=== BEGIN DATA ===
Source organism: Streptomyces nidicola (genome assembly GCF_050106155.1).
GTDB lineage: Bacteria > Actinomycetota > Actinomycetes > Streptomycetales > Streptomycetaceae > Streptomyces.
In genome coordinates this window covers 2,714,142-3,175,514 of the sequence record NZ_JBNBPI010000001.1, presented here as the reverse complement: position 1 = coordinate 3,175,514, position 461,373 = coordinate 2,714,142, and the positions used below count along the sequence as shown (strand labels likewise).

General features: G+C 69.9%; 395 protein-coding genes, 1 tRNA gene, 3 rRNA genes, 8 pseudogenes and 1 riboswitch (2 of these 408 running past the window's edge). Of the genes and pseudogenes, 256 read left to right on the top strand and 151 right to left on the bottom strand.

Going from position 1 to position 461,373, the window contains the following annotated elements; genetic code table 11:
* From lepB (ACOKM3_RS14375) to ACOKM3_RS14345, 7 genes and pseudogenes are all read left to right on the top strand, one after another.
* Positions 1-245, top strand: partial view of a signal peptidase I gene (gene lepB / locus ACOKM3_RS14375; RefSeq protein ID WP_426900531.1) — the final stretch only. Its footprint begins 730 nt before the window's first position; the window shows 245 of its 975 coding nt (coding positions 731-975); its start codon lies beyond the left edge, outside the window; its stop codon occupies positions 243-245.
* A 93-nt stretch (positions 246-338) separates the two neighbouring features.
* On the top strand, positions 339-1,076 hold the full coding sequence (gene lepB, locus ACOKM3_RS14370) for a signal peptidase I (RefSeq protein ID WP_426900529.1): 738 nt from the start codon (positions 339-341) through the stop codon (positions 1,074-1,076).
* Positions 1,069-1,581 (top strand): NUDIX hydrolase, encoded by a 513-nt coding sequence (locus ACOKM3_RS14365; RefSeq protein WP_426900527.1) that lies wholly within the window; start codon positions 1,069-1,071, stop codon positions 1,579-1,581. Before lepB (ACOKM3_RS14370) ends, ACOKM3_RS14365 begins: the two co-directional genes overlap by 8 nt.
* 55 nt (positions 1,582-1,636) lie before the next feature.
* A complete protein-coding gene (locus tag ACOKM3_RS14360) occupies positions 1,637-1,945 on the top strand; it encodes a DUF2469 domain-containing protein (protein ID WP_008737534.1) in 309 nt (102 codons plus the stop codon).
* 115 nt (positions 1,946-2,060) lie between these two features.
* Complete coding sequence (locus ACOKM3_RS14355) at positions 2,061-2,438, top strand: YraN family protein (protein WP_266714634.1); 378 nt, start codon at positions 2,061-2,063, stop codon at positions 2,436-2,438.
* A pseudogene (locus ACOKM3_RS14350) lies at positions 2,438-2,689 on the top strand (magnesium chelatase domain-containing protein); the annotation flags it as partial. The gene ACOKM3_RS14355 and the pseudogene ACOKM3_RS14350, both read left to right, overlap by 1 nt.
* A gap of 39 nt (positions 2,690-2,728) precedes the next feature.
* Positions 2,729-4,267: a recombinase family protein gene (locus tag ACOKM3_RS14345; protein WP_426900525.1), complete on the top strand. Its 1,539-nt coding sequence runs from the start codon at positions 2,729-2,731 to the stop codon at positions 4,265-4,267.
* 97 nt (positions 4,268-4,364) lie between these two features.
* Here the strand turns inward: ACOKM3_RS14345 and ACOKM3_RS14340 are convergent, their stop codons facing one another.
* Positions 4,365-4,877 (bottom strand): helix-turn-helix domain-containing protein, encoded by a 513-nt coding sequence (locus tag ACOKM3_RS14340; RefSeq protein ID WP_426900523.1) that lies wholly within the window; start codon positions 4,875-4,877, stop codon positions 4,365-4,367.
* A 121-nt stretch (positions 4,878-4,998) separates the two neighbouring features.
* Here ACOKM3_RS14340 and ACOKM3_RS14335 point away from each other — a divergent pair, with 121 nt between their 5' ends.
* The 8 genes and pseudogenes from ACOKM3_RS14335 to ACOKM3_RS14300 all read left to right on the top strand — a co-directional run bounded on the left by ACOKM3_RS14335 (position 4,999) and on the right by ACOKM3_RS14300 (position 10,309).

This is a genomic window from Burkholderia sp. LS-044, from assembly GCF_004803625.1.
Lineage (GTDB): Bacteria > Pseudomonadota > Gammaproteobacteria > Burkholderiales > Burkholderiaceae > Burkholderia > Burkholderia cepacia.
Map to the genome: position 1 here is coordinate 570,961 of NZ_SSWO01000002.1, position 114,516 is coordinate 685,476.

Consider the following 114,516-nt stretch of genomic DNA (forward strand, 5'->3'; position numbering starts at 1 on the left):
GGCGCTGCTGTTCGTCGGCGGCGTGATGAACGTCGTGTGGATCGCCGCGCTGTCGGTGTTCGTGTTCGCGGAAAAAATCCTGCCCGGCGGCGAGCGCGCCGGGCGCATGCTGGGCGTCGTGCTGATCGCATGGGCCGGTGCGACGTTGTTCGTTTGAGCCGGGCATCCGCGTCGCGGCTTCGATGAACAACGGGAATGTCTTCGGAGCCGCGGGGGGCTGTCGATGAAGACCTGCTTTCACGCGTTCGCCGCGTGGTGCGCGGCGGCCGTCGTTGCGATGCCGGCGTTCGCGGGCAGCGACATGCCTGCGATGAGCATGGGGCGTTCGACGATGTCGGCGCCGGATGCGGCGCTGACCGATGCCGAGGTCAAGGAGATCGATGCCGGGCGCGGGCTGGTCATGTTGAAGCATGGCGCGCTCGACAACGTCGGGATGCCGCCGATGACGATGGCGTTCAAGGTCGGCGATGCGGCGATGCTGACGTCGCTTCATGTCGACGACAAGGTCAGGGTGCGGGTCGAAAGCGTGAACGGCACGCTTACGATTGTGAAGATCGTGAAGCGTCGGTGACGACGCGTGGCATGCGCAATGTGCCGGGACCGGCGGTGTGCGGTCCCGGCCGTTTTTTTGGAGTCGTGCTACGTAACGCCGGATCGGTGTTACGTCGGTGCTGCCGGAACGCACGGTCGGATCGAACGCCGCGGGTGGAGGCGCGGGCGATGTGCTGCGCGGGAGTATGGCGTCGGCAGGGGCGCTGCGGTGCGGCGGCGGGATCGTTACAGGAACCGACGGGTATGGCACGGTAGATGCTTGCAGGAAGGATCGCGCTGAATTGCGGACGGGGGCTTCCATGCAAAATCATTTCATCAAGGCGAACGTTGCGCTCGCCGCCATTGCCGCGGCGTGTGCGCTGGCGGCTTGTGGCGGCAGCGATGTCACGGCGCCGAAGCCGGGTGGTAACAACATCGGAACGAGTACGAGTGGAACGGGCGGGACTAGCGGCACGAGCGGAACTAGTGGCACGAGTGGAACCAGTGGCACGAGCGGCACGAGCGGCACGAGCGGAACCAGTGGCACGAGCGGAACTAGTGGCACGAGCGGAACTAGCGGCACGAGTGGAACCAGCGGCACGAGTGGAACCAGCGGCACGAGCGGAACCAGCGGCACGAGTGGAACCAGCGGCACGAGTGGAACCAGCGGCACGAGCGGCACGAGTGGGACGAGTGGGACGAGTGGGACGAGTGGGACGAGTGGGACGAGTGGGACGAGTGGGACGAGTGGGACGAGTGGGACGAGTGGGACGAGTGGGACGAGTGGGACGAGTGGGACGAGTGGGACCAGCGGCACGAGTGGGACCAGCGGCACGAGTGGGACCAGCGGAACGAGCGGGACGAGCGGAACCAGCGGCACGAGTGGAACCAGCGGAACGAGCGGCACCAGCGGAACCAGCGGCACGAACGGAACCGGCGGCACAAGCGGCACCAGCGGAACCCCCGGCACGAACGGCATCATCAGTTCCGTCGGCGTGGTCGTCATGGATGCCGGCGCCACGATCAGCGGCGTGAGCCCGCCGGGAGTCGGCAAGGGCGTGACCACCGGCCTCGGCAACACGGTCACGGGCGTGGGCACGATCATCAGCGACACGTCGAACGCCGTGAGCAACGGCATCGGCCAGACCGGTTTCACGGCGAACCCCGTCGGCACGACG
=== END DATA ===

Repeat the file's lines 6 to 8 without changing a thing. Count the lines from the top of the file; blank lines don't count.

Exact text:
* From lepB (ACOKM3_RS14375) to ACOKM3_RS14345, 7 genes and pseudogenes are all read left to right on the top strand, one after another.
* Positions 1-245, top strand: partial view of a signal peptidase I gene (gene lepB / locus ACOKM3_RS14375; RefSeq protein ID WP_426900531.1) — the final stretch only. Its footprint begins 730 nt before the window's first position; the window shows 245 of its 975 coding nt (coding positions 731-975); its start codon lies beyond the left edge, outside the window; its stop codon occupies positions 243-245.
* A 93-nt stretch (positions 246-338) separates the two neighbouring features.